Explain Daniel 11, Daniel chapter 11 commentary, Daniel 11 prophecy fulfilled, the willful king, daniel king of the north claudius Caesar

38Instead of them, he will honor a god of fortresses; a god unknown to his fathers he will honor with gold and silver, with precious stones and costly gifts.  39He will attack the mightiest fortresses with the help of a foreign god and will greatly honor those who acknowledge him.  He will make them rulers over many people and will distribute the land at a price.

Every Prophecy Fulfilled! Daniel Chapter 11:38-39 Commentary: Caesar, the Willful King, and Rome began to be worshipped in the Imperial Cult after the Death of the First Caesar.  Is the God of Fortresses in v. 38 Rome and its Emperor?

Mars, the god of war, was the founding deity of the Rome.[x]  That being said, could the beast, Rome and its emperor, be the foreign god of fortresses?[xi]  Julius Caesar was formally deified after death.  He was the first ruler of Rome believed by his people to be a god.[xii]  Therefore, Julius Caesar, the first head of the beast, was “a god unknown to his fathers.”  Rome adopted the practice of emperor worship from the Greeks, and this trend continued for many generations.   The early Caesars were worshiped in conjunction with Rome in the imperial cult.

Caesar Augustus coin Explain Daniel 11, Daniel chapter 11 commentary, Daniel 11 prophecy fulfilled, the willful king, daniel king of the north

Every Prophecy Fulfilled! Daniel Chapter 11:39 Commentary: “He [the Willful King]. . . will greatly honor those who acknowledge Him.  He will make them Rulers over many People and will distribute the Land at a Price.”

Julius Caesar was succeeded by Caesar Augustus, the second head of the beast.  In order to legitimize his claim to the throne, Augustus, the willful king, promoted the deification of his predecessor and fought a series of battles in order to bring his father’s murderers to justice.  After slaying these assassins, Augustus divided the responsibilities of government among his allies and the veterans of Augustus’ army were settled in municipal lands after having evicted the previous landowners in fulfillment of v. 39.[xiii]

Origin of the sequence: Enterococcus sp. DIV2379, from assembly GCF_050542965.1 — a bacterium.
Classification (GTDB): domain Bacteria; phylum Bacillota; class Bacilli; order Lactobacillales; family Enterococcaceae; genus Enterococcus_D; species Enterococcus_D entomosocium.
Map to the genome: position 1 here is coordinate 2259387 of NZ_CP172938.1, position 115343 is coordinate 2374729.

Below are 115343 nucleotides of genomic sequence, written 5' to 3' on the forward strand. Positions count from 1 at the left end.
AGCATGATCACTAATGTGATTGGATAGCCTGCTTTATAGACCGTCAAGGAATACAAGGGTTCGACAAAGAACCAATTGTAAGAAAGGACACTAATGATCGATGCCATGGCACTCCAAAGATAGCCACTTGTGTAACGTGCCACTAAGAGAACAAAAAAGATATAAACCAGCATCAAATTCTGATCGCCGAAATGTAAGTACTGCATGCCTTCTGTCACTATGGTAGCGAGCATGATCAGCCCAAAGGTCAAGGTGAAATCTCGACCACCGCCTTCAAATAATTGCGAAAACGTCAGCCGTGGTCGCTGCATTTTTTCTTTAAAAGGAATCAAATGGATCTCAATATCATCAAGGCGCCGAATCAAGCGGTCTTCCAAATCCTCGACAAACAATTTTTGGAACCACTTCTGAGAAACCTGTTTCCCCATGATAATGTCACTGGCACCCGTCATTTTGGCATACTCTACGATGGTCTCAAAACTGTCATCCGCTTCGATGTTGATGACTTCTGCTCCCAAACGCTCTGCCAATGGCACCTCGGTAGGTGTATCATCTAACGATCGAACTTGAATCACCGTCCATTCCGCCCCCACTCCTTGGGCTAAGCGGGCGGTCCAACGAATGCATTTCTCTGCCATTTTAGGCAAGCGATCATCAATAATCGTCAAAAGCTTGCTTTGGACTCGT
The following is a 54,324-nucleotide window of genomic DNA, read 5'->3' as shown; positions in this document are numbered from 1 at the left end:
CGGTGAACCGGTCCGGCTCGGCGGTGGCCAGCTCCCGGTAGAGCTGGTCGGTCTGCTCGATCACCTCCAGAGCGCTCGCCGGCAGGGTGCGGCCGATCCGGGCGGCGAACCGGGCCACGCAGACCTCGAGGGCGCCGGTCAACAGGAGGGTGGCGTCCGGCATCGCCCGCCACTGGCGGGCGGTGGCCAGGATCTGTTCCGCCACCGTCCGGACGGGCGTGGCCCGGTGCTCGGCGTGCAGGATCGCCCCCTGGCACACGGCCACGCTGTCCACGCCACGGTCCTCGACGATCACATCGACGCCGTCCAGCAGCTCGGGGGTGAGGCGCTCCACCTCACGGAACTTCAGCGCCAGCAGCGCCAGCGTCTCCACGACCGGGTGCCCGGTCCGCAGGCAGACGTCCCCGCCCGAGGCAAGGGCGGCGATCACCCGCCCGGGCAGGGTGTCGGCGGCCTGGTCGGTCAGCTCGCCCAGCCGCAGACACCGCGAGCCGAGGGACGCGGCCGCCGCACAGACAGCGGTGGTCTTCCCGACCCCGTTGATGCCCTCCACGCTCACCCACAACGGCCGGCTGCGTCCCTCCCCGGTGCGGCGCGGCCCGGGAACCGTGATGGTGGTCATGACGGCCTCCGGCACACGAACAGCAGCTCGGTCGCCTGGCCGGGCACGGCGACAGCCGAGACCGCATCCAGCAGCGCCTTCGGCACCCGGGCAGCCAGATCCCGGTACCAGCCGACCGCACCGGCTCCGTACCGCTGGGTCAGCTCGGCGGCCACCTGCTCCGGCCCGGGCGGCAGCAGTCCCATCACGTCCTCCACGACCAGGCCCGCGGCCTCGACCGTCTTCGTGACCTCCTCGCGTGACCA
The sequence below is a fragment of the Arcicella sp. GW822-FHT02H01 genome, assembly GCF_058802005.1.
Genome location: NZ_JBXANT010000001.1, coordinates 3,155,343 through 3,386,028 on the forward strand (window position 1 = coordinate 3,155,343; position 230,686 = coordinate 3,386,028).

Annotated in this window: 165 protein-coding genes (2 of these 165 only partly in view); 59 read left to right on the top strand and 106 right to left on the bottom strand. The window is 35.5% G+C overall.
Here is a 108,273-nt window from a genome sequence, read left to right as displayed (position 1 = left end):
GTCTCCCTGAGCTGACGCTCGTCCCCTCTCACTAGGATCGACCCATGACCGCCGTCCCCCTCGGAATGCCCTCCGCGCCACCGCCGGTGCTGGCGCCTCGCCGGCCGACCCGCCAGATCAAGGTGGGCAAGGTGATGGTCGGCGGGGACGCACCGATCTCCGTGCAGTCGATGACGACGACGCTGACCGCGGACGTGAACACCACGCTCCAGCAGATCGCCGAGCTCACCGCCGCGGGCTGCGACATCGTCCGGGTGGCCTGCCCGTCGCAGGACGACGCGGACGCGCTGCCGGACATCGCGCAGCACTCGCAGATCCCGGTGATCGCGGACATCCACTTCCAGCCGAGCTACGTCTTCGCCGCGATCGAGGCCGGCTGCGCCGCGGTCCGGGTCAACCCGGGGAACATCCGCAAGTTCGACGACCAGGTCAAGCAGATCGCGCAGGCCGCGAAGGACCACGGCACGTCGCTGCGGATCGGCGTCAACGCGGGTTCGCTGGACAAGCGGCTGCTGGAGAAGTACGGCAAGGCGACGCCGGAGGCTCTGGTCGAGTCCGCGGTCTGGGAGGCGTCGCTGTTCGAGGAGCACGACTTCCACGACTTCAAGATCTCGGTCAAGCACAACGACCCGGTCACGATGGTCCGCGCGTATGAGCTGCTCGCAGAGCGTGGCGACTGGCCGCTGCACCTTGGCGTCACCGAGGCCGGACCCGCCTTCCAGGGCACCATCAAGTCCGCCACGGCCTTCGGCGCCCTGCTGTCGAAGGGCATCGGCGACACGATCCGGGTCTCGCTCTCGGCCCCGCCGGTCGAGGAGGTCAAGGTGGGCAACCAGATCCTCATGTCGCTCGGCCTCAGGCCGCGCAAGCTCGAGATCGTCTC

Explain Daniel 11, Daniel chapter 11 commentary, Daniel 11 prophecy fulfilled, the willful king, daniel king of the north anthony and Octavius Coin

Every Prophecy Fulfilled! Daniel Chapter 11:38-39 Commentary: “He [the Willful King] will Honor a God of Fortresses; a God unknown to His Fathers He will honor with Gold and Silver, with Precious Stones and Costly Gifts.  He will attack the Mightiest Fortresses with the help of a Foreign God.”

At the beginning of Augustus’ reign, the empire was divided into three parts led by Augustus, then known as Octavian, Antony and Lepidus.  Eventually conflict arose between Anthony and Augustus resulting in a major naval battle.  After defeating Anthony and Cleopatra in the Battle of Actium described in the following verses, Augustus honored the god of the sea, Neptune, and the god of war, Mars, with loot taken from Anthony’s fleet.[xiv]  This loot no doubt included gold, jewels and silver as indicated in v. 38.  Augustus, the willful king, also built a grand temple to Mars, the founding deity of Rome,[xv] in addition to beautifying ruined temples with gold, pearls and precious stones.[xvi]  This battle was said to occur “at the time of the end” because its outcome marked the rise of the Roman Empire, the fourth and final kingdom of Daniel’s visions.  In the next verse, Daniel is shown a vision of this battle:

40“At the time of the end the king of the South will engage him in battle, and the king of the North will storm out against him with chariots and cavalry and a great fleet of ships.  He will invade many countries and sweep through them like a flood.

first century Rome mapExplain Daniel 11, Daniel chapter 11 commentary, Daniel 11 prophecy fulfilled, the willful king, daniel king of the north

Every Prophecy Fulfilled! Daniel Chapter 11:40 Commentary: The King of the North, Anthony, and the King of the South, Cleopatra, united to fight the Willful King, Caesar Augustus, with “Chariots and Cavalry and a Great Fleet of Ships” in the Battle of Actium.

As is the case throughout Daniel 11, the king of the south is the king of Egypt and the king of the north, the king of Syria.  The ruler of Egypt, Cleopatra, is the king of the south and the king of Syria, Anthony, is the king of the north.  Drawn together by love and mutual political ambition, the king of the north and south united to fight Augustus, the willful king, on the seas near Actium.  Anthony’s impressive army of chariots and horsemen stood by the shore while Augustus, the willful king, drew his enemies out to sea rendering Anthony’s superior ground force largely ineffectual.  “With a great fleet of ships” Augustus defeated his enemies’ armada.[xvii]  Shortly thereafter Anthony, the king of the north, and Cleopatra, the king of the south, took their own lives consolidating Augustus’ power.  With this decisive victory, Augustus became the first emperor of Rome; and upon his rise to power, Roman democracy died.  Thus began “the time of the end.”